Petroleum fuels manufacturing

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  • Petroleum products are everywhere around us. They appear in visible forms, such as gasoline, diesel, kerosene, and aircraft fuels, and in less visible forms over the entire spectrum of industry, such as automobile lubricants, greases, carbon black for truck tires, bitumen for road building, the waterproofing in house roofs, feedstock for petrochemicals, synthetic fibers, and plastics. Petroleum feedstock is used in the manufacture of white mineral oils in eye ointment, hair oils, cosmetics, petroleum solvents, and pest control sprays....

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  • In the next instant, a frightening figure surged from beneath the water. Formed of the rats’ bones, the creature stood eight feet tall, built square and broad-chested as an ape. It stood on bowed legs that were whitely visible through the murky water. Instead of two arms, the bone creature possessed four, all longer than the legs. When it closed its hands, horns formed of ribs and rats’ teeth stuck out of the creature’s fists, rendering them into morningstars for all intents and purposes. The horns looked sharp-edged, constructed for slashing as well as stabbing.

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  • This manual implements Air Force Policy Directive (AFPD) 32-10, Installations and Facilities, by providing guidance for base and command liquid fuels maintenance (LFM) personnel with guide procedures for field maintenance of permanently installed Air Force-owned, -leased, or -controlled petroleum storage and dispensing systems. It also supplements detailed manufacturers’ instructions on specific equipment and applies to all Air Force systems and activities for which the civil engineer (CE) has maintenance responsibility....

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  • The impacts of fuel consumption by light-duty vehicles are profound, influencing economic prosperity, national security, and Earth’s environment. Increasing energy efficiency has been a continuing and central objective for automobile manufacturers and regulators pursuing objectives that range from reducing vehicle operating costs and improving performance to reducing dependence on petroleum and limiting greenhouse gas emissions.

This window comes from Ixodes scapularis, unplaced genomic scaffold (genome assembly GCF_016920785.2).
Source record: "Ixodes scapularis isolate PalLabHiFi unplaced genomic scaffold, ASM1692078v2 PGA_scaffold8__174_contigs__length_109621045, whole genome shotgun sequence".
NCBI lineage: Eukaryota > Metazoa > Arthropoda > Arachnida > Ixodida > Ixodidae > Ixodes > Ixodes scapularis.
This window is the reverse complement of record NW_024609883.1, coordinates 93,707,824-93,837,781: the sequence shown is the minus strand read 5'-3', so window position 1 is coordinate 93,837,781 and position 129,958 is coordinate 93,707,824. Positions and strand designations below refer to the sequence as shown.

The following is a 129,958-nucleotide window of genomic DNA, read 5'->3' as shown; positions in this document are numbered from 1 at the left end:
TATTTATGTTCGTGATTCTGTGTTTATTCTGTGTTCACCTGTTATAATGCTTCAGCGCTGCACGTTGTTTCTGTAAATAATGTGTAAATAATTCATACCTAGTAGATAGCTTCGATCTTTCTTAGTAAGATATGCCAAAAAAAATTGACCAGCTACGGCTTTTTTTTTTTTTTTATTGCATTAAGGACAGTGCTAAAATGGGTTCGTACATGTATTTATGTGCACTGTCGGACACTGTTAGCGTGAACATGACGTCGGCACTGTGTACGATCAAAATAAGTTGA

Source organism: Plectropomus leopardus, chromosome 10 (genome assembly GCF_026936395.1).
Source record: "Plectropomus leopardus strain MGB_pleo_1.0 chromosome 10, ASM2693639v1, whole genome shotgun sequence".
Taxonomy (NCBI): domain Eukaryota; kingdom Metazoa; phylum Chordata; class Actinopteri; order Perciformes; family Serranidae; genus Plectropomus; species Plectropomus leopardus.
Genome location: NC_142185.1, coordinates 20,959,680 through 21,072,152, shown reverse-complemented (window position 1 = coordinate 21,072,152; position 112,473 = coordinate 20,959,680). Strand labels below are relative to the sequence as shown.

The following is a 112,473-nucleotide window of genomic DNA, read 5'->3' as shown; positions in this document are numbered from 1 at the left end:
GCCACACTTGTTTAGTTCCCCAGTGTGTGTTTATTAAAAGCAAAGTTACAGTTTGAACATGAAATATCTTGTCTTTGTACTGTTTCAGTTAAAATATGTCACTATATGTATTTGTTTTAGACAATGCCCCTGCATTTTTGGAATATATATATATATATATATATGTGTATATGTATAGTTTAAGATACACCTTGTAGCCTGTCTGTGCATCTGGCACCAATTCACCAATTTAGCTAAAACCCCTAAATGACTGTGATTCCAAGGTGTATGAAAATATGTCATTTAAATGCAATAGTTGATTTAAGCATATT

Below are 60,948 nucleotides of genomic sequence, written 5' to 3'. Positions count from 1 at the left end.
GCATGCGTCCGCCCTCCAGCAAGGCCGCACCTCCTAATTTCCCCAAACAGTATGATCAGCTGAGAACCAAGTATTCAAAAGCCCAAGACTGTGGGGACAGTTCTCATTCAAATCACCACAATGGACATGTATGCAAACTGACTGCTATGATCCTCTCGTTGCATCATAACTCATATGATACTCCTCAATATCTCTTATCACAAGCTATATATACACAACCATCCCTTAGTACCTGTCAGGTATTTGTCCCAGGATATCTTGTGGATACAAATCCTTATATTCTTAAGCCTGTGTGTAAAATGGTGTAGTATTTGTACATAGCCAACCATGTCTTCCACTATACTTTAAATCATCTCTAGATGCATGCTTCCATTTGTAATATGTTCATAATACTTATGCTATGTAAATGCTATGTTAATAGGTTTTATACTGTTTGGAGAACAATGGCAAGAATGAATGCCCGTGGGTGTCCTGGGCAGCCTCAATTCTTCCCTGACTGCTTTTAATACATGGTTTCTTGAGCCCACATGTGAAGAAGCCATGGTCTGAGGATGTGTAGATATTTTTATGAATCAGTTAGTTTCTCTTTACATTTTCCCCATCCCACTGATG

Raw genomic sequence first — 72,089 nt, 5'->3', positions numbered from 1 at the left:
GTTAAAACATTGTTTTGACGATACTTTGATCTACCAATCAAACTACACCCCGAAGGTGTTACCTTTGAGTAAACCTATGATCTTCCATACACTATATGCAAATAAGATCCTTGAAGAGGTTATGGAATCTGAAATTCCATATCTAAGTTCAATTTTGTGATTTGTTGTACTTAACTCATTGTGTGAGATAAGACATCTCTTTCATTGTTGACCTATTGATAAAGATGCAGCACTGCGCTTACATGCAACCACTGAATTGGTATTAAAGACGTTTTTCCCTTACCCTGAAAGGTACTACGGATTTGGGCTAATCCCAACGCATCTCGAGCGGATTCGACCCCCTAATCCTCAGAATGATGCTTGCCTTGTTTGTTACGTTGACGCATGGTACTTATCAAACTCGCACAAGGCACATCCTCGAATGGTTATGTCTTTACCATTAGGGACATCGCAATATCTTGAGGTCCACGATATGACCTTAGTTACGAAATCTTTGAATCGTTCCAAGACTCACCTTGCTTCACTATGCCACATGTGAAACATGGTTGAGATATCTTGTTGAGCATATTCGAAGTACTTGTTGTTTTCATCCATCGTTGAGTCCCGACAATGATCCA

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  • The following sections provide an overview of the technical and qualitative characteristics of a wide range of alternative fuels that can replace coal in cement kilns. These fuels include agricultural and non-agricultural biomass, chemical and hazardous wastes, petroleum-based wastes, and miscellaneous waste fuels. Each of these alternatives are described in detail, including a discussion of average substitution rates, energy and water content of the fuels, carbon dioxide emissions factors, and change in carbon emissions per ton1 of coal replacement.

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  • MAJOR REFINERY PRODUCTS 1. Liquefied Petroleum Gas (LPG): which consists principally of propane and butane, is used as domestic fuel and is an intermediate material in the manufacture of petrochemicals. 2. Solvents: These include benzene, toluene and xylene. 3. Gasoline: is the most important refinery product with boiling ranges from ambient temperatures to about 200°C. The important qualities for gasoline are octane number, volatility, sulfur content and vapor pressure.

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  • CHAPTER 4 6 GASEOUS FUELS Richard J. Reed North American Manufacturing Company Cleveland, Ohio 46.1 46.2 INTRODUCTION NATURAL GAS 46.2.1 Uses and Distribution 46.2.2 Environmental Impact 46.2.3 Sources, Supply, and Storage 46.2.4 Types and Composition 46.2.5 Properties 46.2.6 Calorific Value or Heating Value 1505 1505 1505 1505 1507 1507 1507 46.3 1507 46.2.7 46.2.8 46.2.9 46.2.10 46.2.11 46.2.12 Net Heating Value Flame Stability Gas Gravity Wobbe Index Flame Temperature Minimum Ignition Temperature 46.2.

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  • CHAPTER 4 7 LIQUID FOSSIL FUELS FROM PETROLEUM Richard J. Reed North American Manufacturing Company Cleveland, Ohio 47.1 47.2 INTRODUCTION 1 1 5 7 47.3 SHALE OILS 1528 FUEL OILS 1 1 5 7 47.4 47.2.1 Kerosene 1519 47.2.2 Aviation Turbine Fuels 1525 47.5 47.2.3 Diesel Fuels 1 2 5 6 47.2.4 Summary 1 2 5 8 OILS FROM TAR &ANDS 1 2 5 8 OIL-WATER EMULSIONS 1 2 5 8 47.1 INTRODUCTION The major source of liquid fuels is crude petroleum; other sources are shale and tar sands. Synthetic hydrocarbon fuels—gasoline and methanol—can be made from coal and natural gas.

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